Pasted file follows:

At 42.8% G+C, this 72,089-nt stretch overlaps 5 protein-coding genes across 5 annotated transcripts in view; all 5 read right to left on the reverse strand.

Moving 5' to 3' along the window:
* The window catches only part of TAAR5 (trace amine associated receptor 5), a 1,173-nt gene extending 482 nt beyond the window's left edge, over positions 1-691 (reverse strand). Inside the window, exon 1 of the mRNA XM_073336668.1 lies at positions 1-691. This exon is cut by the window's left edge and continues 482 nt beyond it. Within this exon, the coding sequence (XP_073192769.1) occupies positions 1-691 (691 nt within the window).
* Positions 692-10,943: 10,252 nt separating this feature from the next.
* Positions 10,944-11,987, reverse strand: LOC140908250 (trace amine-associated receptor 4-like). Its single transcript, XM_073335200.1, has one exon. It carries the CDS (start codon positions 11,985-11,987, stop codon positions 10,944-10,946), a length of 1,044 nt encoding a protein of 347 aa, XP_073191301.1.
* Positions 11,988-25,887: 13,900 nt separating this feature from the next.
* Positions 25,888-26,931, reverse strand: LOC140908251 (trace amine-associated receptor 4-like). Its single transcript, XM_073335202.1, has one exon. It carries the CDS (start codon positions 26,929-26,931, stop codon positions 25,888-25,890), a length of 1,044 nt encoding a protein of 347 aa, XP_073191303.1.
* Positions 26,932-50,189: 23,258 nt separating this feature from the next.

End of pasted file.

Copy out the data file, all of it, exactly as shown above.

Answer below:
At 42.8% G+C, this 72,089-nt stretch overlaps 5 protein-coding genes across 5 annotated transcripts in view; all 5 read right to left on the reverse strand.

Moving 5' to 3' along the window:
* The window catches only part of TAAR5 (trace amine associated receptor 5), a 1,173-nt gene extending 482 nt beyond the window's left edge, over positions 1-691 (reverse strand). Inside the window, exon 1 of the mRNA XM_073336668.1 lies at positions 1-691. This exon is cut by the window's left edge and continues 482 nt beyond it. Within this exon, the coding sequence (XP_073192769.1) occupies positions 1-691 (691 nt within the window).
* Positions 692-10,943: 10,252 nt separating this feature from the next.
* Positions 10,944-11,987, reverse strand: LOC140908250 (trace amine-associated receptor 4-like). Its single transcript, XM_073335200.1, has one exon. It carries the CDS (start codon positions 11,985-11,987, stop codon positions 10,944-10,946), a length of 1,044 nt encoding a protein of 347 aa, XP_073191301.1.
* Positions 11,988-25,887: 13,900 nt separating this feature from the next.
* Positions 25,888-26,931, reverse strand: LOC140908251 (trace amine-associated receptor 4-like). Its single transcript, XM_073335202.1, has one exon. It carries the CDS (start codon positions 26,929-26,931, stop codon positions 25,888-25,890), a length of 1,044 nt encoding a protein of 347 aa, XP_073191303.1.
* Positions 26,932-50,189: 23,258 nt separating this feature from the next.